Teenage Smoking

The Dangers of Teenage Smoking

Cigarette smoking damages nearly every organ of the body and worsens the smoker’s overall health. The U.S. Centers for Disease Control and Prevention estimates that cigarette smoking is responsible for nearly one of every five deaths in the United States, or approximately 445,000 deaths every year.

Roughly 20 percent of American teens smoke. Tobacco use predominantly begins in early adolescence, typically by age 16. Each day in the United States nearly 4,000 teenagers under 18 years of age smoke their first cigarette; within a short period of time over 25 percent of them become daily smokers.

Stephen Goykovich, DO

Dr. Stephen Goykovich

Today in the U.S., there are roughly 6 million teens who smoke despite the known side-effects. According to the Surgeon General, teenagers who smoke are three times more likely to consume alcohol, eight times more likely smoke marijuana, and 20 times more likely to use cocaine.

More than 90 percent of adult smokers began smoking by 18 years of age. Approximately 20 percent of all U.S. adults are smokers today.

Smoking and Cancer
Cigarette smoking and tobacco use causes nearly one-third of all cancer deaths in the United States.

Smoking causes the majority of lung cancer deaths in America: about 90 percent of male deaths and 80 percent of female deaths. The chances that a male smoker will die of lung cancer are 23 times higher than that of someone who’s never smoked. Women who smoke are 13 times greater to die of lung cancer than non-smokers.

Research shows that cigarette smoking is also linked to cancers of the bladder, esophagus, mouth, throat, stomach, kidney, and more. Smoking also is a known cause of some forms of leukemia.

Smoking and Respiratory Disease
Cigarette smoke is terribly harmful to the lungs. The damage starts with the first puff and continues until the smoker quits. 90 percent of lung diseases are caused by smoking. A cigarette smoker’s risk of dying from chronic bronchitis or emphysema is 10 times that of non-smokers.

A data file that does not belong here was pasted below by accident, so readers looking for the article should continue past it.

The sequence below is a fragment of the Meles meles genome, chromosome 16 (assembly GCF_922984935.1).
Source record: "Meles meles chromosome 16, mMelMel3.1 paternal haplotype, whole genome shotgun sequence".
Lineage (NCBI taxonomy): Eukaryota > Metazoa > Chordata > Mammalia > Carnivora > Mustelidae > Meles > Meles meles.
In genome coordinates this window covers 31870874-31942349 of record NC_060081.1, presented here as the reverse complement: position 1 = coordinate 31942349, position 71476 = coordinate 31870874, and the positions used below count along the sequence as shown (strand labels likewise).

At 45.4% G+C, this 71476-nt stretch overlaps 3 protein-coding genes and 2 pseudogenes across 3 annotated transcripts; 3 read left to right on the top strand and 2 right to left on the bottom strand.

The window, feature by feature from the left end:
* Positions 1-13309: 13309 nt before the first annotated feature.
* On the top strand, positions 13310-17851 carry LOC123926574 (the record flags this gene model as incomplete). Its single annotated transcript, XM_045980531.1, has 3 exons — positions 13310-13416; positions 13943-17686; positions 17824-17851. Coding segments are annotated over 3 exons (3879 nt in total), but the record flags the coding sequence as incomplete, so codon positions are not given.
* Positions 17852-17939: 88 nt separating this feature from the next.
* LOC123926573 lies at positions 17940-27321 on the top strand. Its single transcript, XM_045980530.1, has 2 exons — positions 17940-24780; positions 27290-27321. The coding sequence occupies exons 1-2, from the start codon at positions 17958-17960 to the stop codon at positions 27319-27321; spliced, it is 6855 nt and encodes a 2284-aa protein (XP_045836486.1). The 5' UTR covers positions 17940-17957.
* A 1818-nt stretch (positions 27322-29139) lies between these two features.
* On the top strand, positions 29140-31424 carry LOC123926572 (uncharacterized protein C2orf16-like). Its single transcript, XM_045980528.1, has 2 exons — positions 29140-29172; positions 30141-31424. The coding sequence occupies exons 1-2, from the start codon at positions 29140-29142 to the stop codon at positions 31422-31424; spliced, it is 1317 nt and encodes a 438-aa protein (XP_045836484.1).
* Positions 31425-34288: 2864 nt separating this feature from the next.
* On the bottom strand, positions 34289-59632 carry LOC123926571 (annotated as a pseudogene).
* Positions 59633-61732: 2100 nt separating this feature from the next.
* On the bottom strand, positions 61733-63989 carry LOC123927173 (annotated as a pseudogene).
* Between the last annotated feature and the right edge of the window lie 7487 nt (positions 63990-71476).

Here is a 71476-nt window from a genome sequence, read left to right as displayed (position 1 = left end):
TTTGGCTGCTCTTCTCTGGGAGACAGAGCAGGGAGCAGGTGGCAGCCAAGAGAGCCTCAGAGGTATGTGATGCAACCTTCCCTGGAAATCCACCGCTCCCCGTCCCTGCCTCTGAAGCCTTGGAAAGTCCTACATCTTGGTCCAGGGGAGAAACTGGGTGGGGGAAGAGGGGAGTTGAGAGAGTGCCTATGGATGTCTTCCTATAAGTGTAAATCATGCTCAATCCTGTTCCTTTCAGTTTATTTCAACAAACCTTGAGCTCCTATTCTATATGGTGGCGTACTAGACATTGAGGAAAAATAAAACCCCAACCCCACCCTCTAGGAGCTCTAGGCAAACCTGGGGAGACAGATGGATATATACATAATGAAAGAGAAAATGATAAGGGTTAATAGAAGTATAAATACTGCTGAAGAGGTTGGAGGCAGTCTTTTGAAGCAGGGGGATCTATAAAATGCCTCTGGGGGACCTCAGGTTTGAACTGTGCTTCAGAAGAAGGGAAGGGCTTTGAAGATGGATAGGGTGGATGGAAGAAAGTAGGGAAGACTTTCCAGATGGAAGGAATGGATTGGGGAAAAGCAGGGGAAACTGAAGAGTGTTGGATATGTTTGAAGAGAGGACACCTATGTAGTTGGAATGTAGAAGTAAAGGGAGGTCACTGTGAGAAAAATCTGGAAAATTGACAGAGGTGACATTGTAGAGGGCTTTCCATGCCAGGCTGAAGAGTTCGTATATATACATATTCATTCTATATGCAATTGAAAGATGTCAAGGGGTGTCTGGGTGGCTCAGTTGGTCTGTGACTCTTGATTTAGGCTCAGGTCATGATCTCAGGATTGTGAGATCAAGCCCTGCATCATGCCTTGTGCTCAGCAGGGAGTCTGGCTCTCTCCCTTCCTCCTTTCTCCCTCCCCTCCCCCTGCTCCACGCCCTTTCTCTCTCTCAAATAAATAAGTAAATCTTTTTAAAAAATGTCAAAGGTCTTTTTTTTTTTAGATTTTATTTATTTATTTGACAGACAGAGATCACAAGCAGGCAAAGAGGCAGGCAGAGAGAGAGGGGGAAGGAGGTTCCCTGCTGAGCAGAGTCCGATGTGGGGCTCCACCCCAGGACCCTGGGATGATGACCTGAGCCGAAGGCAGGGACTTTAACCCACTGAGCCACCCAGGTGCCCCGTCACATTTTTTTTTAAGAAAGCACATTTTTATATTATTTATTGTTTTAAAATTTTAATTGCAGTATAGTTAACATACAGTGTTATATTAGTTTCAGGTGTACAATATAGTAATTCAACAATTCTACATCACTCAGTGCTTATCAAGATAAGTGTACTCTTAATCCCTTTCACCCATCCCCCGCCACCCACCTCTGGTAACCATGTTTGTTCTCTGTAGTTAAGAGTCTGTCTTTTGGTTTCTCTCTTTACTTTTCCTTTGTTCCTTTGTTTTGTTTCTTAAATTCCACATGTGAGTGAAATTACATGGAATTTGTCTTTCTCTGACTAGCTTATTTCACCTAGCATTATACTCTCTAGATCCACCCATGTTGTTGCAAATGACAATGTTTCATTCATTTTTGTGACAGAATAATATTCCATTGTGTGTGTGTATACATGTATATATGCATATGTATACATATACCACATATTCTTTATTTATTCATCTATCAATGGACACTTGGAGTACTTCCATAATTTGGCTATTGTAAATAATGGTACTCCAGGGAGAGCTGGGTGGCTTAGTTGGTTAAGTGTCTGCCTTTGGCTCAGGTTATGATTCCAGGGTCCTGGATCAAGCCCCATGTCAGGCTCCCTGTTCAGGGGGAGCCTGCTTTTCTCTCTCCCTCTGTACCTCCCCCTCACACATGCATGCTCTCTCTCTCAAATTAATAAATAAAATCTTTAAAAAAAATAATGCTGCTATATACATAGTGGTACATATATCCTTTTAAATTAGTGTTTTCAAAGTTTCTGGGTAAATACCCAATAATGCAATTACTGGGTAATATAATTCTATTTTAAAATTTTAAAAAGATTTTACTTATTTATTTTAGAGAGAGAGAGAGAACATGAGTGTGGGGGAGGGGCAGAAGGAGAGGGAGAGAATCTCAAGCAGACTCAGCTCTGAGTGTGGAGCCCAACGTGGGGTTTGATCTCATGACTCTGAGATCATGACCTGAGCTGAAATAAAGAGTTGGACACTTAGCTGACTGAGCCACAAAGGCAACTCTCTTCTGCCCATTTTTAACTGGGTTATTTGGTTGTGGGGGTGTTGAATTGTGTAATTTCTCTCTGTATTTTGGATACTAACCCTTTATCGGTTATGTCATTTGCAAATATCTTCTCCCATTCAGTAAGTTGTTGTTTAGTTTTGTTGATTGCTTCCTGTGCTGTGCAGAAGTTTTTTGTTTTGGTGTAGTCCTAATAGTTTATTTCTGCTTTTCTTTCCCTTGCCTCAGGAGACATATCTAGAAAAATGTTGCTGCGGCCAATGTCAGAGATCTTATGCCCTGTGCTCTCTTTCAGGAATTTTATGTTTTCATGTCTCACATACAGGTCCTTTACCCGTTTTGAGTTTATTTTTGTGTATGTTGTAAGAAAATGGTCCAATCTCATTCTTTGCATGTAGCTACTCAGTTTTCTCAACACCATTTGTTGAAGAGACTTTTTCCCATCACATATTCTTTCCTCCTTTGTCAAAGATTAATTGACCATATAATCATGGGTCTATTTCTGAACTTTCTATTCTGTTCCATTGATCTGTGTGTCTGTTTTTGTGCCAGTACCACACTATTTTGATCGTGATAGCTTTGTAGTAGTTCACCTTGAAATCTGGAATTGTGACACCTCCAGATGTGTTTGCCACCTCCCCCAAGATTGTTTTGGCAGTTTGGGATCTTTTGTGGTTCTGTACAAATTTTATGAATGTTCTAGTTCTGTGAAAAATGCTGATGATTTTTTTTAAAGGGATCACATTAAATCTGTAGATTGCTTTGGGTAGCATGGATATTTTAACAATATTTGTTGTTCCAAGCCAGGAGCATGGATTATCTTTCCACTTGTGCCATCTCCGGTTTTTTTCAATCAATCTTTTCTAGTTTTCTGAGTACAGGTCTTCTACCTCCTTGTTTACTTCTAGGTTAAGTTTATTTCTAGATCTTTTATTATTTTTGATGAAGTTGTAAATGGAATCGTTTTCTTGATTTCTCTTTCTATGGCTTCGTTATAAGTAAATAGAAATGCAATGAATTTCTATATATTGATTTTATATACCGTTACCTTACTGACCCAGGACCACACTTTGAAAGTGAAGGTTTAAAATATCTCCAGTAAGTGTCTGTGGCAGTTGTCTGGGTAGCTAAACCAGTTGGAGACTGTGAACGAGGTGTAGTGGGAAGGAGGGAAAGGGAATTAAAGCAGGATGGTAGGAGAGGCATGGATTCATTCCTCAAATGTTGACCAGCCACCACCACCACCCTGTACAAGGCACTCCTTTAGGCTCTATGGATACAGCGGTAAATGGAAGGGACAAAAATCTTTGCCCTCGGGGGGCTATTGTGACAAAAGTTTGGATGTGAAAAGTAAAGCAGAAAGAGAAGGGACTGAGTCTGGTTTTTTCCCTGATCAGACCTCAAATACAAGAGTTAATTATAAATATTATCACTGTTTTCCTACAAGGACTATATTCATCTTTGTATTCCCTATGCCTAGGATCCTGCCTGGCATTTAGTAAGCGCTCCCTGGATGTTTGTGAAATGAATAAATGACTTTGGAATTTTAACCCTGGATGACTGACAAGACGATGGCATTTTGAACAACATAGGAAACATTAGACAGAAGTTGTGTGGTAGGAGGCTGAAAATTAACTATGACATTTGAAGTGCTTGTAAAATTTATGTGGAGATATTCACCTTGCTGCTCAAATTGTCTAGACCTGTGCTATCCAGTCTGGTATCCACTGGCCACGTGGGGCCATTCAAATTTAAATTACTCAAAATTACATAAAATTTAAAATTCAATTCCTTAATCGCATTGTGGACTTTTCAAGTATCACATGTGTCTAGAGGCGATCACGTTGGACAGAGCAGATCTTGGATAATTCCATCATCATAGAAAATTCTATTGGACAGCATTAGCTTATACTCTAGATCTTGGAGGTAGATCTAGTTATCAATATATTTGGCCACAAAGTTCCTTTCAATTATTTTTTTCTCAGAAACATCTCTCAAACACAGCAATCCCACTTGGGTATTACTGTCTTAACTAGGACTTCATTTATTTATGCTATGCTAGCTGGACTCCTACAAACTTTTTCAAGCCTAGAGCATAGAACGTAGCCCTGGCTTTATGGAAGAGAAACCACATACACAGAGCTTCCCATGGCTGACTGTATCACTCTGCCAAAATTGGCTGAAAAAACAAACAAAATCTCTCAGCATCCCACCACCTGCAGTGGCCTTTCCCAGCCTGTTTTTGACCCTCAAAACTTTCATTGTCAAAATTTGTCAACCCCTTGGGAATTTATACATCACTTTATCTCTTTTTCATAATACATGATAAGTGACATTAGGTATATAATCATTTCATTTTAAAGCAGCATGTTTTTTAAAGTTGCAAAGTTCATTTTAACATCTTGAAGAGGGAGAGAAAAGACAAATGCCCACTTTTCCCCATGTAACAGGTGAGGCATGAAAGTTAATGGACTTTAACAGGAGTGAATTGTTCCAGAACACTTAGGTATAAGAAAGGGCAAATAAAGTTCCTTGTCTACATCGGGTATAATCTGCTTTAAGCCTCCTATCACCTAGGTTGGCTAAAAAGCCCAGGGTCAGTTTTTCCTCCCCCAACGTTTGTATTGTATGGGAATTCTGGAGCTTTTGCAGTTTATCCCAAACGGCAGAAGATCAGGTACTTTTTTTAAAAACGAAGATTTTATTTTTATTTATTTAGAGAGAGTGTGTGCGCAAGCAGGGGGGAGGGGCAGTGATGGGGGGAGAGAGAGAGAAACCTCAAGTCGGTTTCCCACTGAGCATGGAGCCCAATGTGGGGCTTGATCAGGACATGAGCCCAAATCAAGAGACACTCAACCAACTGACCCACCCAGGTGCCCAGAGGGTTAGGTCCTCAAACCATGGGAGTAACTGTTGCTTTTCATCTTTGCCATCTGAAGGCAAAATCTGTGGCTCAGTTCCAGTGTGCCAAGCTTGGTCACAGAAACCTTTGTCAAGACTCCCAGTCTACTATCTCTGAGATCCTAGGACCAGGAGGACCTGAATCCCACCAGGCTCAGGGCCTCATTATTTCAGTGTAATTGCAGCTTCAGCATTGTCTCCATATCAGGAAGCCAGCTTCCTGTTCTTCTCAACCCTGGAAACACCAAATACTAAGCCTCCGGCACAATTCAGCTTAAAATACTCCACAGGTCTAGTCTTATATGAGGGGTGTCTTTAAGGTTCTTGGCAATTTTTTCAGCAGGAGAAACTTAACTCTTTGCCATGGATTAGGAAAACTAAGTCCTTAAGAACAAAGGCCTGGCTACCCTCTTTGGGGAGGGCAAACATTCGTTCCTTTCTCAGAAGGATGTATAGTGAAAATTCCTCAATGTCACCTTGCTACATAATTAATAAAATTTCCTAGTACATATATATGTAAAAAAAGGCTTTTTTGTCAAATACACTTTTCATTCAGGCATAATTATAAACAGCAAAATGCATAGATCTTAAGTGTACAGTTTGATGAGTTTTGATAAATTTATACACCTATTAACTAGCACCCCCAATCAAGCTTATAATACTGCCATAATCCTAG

Secondhand Smoke
Cigarette smoking can harm your health even if you’re not a smoker. Exposure to secondhand smoke is believed to cause lung cancer or heart disease deaths of about 50,000 non-smokers every year. Nonsmokers who are exposed to secondhand smoke in their homes or workplaces have a 25 percent increase in their heart disease risk and a similar increase in developing lung cancer.

Children who are regularly exposed to secondhand smoke increase their risk of developing asthma, bronchitis, pneumonia, and ear infections.  They are also more likely to become smokers themselves.

Smoking and Cardiovascular Disease
Smoking is also linked to coronary heart disease. Cigarette smokers are up to four times more likely to be diagnosed with coronary heart disease and twice as likely to suffer strokes. People who smoke are up to six times more likely to suffer a heart attack than nonsmokers, and the risk increases with the number of cigarettes smoked.

Other Health Effects of Smoking
Effects of cigarette smoking are extensive and cause damage to the skin, eyes and mouth. Smoking prematurely ages the skin, causing facial wrinkles. It also slows the skin’s healing ability and has been linked to skin cancer.

It is important to remember that you can take control of your health by quitting. Become a role model for teenagers and lead by example. Once you give up cigarettes, your body can begin to repair some of the damage smoking has caused.

For information about how to quit smoking, contact your primary care provider.


Dr. Stephen Goykovich is a family medicine physician with Jersey Shore Medical Associates, a partner of Jersey Shore Hospital. For more information, or to request an appoitnmetn, please call 570-753-8620.

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